The Good and Bad in Cuomo’s New Budget

March 29, 2012 Updated: March 29, 2012
Epoch Times Photo
The New York State Capitol in Albany, New York. (Daniel Barry/Getty Images)

NEW YORK—On Tuesday, Gov. Andrew Cuomo agreed on a state budget with Senate Leader Dean Skelos and Assembly Speaker Sheldon Silver. The Legislature is expected to pass the budget on Friday, making it the second budget to pass on time in two consecutive years.

Fiscal year 2013 begins on Sunday, at which time the budget will go into effect, if it passes without incident. The Epoch Times asked government watchdog groups and policy analysts what they see as the most significant benefits and shortcomings of Cuomo’s budget plan.

Epoch Times Photo
(Courtesy of James Parrott)

 

James A. Parrott, Ph.D.

Deputy Director and Chief Economist
Fiscal Policy Institute

Good: Providing more community college funding and increasing the public assistance grant by 10 percent.

Bad: The failure to even attempt to close egregious corporate tax loopholes to generate funds to restore even a fraction of the $20 billion in tax cuts over the past three years.

 

Epoch Times Photo
(Courtesy of Morgan Pehme)

 

Morgan Pehme

Executive Director
New York Civic

Good: The best part about the 2012/2013 budget is that Gov. Cuomo has once again held the line on new spending. Clearly understanding the severity of our state’s current economic challenges, Gov. Cuomo has largely refused to bow to the pressure exerted by lobbyists and special interest groups to grow spending and instead submitted in his first two years in office the most frugal and responsible budgets we’ve seen come out of Albany since the mid-90s.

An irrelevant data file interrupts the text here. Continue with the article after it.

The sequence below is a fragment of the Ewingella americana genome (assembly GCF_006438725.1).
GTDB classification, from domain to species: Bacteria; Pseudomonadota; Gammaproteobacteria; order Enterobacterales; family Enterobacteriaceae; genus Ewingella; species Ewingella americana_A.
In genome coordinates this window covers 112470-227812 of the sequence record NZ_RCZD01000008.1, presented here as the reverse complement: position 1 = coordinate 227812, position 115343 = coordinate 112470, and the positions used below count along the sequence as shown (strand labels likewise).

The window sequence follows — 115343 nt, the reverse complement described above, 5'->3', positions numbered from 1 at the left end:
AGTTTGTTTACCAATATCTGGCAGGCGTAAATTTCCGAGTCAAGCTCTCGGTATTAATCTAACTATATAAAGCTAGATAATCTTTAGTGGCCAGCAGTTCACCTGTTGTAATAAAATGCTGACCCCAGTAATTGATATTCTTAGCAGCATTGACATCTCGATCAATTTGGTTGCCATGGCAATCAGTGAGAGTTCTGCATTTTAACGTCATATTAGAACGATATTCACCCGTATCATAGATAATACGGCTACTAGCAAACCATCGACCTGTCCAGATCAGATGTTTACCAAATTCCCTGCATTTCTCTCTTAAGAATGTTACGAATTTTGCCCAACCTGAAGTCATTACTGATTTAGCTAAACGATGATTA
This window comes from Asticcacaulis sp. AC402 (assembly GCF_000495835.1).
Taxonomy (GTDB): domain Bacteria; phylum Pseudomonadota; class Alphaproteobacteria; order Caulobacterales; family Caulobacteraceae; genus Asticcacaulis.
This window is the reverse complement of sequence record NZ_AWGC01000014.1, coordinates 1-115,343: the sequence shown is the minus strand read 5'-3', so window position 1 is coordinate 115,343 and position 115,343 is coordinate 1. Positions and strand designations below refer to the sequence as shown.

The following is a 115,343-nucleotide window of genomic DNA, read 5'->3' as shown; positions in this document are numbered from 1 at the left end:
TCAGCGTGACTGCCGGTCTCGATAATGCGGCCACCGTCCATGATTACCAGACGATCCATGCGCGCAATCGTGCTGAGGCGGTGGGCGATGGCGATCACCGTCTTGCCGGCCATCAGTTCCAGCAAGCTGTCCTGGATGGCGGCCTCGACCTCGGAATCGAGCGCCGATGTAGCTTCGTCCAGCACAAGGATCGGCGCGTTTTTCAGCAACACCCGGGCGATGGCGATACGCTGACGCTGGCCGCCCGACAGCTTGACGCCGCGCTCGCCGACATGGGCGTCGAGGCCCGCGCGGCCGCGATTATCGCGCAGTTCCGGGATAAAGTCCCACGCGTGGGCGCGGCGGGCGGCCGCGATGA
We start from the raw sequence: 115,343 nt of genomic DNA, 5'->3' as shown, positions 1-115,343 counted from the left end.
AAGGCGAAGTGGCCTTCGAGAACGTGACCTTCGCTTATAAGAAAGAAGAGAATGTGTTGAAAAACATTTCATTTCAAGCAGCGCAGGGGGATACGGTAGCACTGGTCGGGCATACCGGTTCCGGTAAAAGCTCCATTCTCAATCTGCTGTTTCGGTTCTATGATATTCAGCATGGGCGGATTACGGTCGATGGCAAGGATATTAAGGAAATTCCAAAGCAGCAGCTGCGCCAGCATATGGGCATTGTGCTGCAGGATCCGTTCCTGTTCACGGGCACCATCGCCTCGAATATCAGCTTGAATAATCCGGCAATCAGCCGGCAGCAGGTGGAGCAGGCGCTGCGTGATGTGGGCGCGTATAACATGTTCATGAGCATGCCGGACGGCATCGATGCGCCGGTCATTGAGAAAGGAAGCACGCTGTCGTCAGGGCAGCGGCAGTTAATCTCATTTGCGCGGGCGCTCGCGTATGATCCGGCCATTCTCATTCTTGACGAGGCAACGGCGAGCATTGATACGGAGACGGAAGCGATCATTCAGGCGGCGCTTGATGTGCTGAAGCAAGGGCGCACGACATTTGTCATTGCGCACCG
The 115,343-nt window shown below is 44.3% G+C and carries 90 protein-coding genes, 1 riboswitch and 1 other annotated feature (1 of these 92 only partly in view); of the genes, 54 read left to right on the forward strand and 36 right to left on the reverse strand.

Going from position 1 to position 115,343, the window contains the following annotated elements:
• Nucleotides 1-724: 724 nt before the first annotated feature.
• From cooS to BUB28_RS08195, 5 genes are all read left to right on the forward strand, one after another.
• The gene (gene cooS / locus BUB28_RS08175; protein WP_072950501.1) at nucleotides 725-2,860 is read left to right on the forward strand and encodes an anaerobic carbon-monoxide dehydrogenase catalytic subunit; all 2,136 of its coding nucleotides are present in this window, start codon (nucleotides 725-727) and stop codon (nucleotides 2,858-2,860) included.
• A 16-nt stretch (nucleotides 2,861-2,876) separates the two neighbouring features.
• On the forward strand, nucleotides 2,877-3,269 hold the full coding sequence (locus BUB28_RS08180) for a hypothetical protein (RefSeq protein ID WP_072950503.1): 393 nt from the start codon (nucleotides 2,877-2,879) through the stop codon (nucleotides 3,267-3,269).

Bad: Unfortunately, this budget once again relies on some of the typical gimmicks used to paint a sunnier picture of the state’s finances than they merit, like overly optimistic revenue forecasts and the deferring of billions of dollars in pension costs to future years’ balance sheets. It is high time that Albany follows New York City’s example, set by former Mayor Koch, and adopts the practice of abiding by Generally Accepted Accounting Principles (GAAP).

Epoch Times Photo
(Courtesy of Bill Mahoney)

 

Bill Mahoney

Legislative Operations and Research Coordinator
New York Public Interest Research Group (NYPIRG)

Good: In a rare occurrence in Albany, the part of the budget voted on in March was actually printed several days in advance, giving motivated individuals the time needed to read and analyze the language. In most years, the vote is taken when the paper is literally still hot off the presses.

Bad: The negotiations were done by the traditional three men in a room. Members of the public and rank-and-file members were not let in on what was being discussed. Additionally, several key parts of the budget passed in December were as rushed as ever.